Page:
BM, PhD, FRCPath, FRS(E)
Professor of Virology
My principal research interest and focus has been in the evolution and epidemiology of virus infections, and interactions with their hosts. This has led to a variety of research investigations ranging from evolutionary studies of virus variability and recombination, molecular epidemiology and investigations of viral pathogenesis and interactions of virus with host cell defences.
Viral pathogenesis. Recent research has been focussed on the characterisation of RNA secondary structure in viruses, and its effect on virus evolution. Discovery of large scale RNA structure in many families of positive-stranded RNA viruses has been based upon the development of large-scale bioinformatic methods to quantify and characterise RNA secondary structure formation in viral genomes. The association of genome-scale organised RNA structure (GORS) with host persistence, and the finding that their genomes are structured in a fundamentally different way from those causing acute infections has been the subject of ongoing investigations of the nature of virus interactions with host cell defences modulated by double-stranded RNA, the physical structure of the predicted RNA structures and the influence of RNA structure as a sequence constraint on the evolution of persistent viruses.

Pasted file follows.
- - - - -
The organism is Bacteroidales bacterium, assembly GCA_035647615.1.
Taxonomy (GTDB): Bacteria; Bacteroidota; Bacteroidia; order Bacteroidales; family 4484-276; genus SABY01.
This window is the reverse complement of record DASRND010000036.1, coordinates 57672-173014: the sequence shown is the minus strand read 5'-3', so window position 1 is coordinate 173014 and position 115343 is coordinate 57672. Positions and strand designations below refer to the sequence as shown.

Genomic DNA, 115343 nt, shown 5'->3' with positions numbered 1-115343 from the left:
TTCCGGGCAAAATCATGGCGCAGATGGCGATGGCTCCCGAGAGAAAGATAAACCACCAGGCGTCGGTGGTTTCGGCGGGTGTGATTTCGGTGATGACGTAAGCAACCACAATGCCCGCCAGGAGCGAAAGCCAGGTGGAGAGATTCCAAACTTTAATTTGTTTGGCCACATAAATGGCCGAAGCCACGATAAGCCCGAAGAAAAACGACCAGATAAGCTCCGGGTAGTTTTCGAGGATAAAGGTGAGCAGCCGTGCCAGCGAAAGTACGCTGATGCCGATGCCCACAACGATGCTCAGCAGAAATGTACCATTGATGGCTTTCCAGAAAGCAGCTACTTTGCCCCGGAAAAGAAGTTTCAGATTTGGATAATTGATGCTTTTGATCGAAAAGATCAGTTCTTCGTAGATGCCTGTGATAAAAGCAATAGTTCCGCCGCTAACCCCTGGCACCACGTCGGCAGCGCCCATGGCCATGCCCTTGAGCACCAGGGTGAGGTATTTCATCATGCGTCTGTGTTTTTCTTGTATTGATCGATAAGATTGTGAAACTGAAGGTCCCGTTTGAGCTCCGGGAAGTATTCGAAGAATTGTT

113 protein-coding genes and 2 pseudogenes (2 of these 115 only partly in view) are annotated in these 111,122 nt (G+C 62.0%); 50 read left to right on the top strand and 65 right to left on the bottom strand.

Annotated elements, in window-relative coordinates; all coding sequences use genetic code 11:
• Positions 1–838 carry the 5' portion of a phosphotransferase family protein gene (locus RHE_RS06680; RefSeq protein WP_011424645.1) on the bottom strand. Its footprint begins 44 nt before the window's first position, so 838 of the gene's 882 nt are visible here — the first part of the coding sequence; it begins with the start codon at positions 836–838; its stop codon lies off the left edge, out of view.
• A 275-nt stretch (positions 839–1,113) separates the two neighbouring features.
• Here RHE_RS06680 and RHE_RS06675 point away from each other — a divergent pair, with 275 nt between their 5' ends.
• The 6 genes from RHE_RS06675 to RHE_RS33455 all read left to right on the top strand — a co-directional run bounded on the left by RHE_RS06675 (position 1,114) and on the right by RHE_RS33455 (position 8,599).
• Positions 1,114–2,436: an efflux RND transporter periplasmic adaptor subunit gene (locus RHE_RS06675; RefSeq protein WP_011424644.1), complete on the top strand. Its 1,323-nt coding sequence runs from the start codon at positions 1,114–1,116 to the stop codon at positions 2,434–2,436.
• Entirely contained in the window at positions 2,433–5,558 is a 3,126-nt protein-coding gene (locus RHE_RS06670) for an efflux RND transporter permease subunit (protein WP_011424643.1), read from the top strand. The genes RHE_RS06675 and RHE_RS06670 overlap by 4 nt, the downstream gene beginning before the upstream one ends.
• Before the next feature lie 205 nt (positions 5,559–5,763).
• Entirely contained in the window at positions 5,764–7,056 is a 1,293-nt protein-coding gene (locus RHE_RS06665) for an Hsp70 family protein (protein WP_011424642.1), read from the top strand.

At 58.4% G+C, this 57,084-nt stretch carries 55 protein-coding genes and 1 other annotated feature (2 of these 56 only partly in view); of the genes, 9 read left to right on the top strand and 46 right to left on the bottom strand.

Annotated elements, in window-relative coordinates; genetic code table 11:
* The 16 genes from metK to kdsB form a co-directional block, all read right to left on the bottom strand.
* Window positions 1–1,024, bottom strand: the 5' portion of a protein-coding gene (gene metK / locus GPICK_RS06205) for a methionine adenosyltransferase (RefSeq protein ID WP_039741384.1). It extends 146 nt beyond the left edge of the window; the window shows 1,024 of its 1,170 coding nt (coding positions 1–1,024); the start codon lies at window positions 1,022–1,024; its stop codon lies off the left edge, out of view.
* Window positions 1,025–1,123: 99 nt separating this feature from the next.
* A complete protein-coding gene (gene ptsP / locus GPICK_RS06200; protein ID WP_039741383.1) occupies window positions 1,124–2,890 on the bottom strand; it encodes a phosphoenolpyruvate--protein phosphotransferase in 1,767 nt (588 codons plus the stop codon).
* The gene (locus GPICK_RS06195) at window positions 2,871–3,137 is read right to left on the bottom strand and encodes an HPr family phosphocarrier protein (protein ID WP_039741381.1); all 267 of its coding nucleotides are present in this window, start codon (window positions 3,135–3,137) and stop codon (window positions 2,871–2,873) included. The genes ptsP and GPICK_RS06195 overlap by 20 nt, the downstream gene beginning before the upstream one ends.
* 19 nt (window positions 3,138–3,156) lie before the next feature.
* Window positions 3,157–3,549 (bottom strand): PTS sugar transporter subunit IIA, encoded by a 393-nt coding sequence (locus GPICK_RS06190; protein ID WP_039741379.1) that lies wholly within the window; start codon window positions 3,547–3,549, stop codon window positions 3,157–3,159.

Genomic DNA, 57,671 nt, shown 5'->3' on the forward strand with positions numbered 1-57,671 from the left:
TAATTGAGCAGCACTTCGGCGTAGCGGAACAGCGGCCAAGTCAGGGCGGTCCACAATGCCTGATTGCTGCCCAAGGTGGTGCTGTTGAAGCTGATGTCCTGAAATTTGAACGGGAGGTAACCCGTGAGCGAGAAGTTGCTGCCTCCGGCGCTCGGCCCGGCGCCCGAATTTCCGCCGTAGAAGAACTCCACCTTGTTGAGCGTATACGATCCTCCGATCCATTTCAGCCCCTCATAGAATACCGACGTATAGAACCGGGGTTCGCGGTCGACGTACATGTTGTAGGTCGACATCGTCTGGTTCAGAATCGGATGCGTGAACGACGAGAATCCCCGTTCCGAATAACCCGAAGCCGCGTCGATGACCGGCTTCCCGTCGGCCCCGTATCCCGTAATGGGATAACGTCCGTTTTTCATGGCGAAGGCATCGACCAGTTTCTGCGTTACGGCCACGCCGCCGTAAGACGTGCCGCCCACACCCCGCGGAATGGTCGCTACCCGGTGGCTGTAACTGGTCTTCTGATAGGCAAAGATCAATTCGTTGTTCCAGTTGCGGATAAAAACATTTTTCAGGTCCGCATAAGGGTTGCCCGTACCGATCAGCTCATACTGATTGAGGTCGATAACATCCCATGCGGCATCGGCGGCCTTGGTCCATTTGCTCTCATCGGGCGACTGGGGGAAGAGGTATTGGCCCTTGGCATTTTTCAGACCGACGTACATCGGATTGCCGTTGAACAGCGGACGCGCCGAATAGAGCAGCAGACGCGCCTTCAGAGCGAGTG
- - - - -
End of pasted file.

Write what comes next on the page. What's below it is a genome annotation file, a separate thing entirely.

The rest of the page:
Recently, this work had progressed in the investigational of the evolutionary and functional basis for the pervasive suppression of CpG and UpA dinucleotides in RNA viruses. Modelling evidence for selection against them in cytoplasmically-expressed RNA sequences and the discovery that viruses with high frequencies of CpG/UpA are recognised and suppressed by as yet uncharacterised intrinsic defence mechanisms suddenly opens exciting, new areas of enquiry into innate immunity in mammalian cells. Conversely, accelerated replication of viruses with suppressed frequencies confronts us with a seeming evolutionary paradox only resolvable through re-evaluation of relationships between disease processes and transmission dynamics.
Molecular Evolution and Epidemiology. A second area of research focuses on the molecular epidemiology, evolution and emergence of a wide range of human pathogenic viruses. Through the development of methods to identify and use recombinant forms of human enteroviruses as population markers, it has been possible through collaboration with a network of globally distributed collaborating laboratories to investigate the transmission dynamics and network size of individual human enterovirus serotypes, such as echovirus 30 and enterovirus D71. Novel bioinformatic methods to detect and quantify recombination within viral genomes have been more widely applied to investigate its occurrence in the evolution of rhinoviruses and hepatitis B virus.